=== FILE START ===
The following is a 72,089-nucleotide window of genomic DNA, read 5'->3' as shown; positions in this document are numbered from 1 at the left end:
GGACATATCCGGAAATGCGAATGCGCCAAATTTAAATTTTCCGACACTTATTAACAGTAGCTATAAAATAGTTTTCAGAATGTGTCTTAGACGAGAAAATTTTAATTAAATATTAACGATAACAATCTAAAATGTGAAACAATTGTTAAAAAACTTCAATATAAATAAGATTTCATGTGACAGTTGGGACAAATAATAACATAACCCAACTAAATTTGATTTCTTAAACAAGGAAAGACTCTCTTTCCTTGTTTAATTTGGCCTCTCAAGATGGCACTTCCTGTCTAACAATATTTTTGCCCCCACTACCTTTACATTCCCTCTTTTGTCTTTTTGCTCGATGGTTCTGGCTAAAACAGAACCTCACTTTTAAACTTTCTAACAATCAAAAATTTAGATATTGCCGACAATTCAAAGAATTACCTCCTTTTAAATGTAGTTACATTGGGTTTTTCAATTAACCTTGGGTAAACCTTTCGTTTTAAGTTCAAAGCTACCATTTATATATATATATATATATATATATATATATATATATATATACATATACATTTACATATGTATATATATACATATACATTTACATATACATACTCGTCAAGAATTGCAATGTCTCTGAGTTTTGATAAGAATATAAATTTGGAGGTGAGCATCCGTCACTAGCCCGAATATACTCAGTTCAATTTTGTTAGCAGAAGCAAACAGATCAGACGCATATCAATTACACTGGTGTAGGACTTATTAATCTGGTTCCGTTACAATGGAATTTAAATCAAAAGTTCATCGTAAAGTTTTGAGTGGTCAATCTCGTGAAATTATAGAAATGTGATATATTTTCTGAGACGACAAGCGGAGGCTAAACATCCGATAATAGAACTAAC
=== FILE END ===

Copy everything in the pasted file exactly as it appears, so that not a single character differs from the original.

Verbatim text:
The following is a 72,089-nucleotide window of genomic DNA, read 5'->3' as shown; positions in this document are numbered from 1 at the left end:
GGACATATCCGGAAATGCGAATGCGCCAAATTTAAATTTTCCGACACTTATTAACAGTAGCTATAAAATAGTTTTCAGAATGTGTCTTAGACGAGAAAATTTTAATTAAATATTAACGATAACAATCTAAAATGTGAAACAATTGTTAAAAAACTTCAATATAAATAAGATTTCATGTGACAGTTGGGACAAATAATAACATAACCCAACTAAATTTGATTTCTTAAACAAGGAAAGACTCTCTTTCCTTGTTTAATTTGGCCTCTCAAGATGGCACTTCCTGTCTAACAATATTTTTGCCCCCACTACCTTTACATTCCCTCTTTTGTCTTTTTGCTCGATGGTTCTGGCTAAAACAGAACCTCACTTTTAAACTTTCTAACAATCAAAAATTTAGATATTGCCGACAATTCAAAGAATTACCTCCTTTTAAATGTAGTTACATTGGGTTTTTCAATTAACCTTGGGTAAACCTTTCGTTTTAAGTTCAAAGCTACCATTTATATATATATATATATATATATATATATATATATATATATACATATACATTTACATATGTATATATATACATATACATTTACATATACATACTCGTCAAGAATTGCAATGTCTCTGAGTTTTGATAAGAATATAAATTTGGAGGTGAGCATCCGTCACTAGCCCGAATATACTCAGTTCAATTTTGTTAGCAGAAGCAAACAGATCAGACGCATATCAATTACACTGGTGTAGGACTTATTAATCTGGTTCCGTTACAATGGAATTTAAATCAAAAGTTCATCGTAAAGTTTTGAGTGGTCAATCTCGTGAAATTATAGAAATGTGATATATTTTCTGAGACGACAAGCGGAGGCTAAACATCCGATAATAGAACTAAC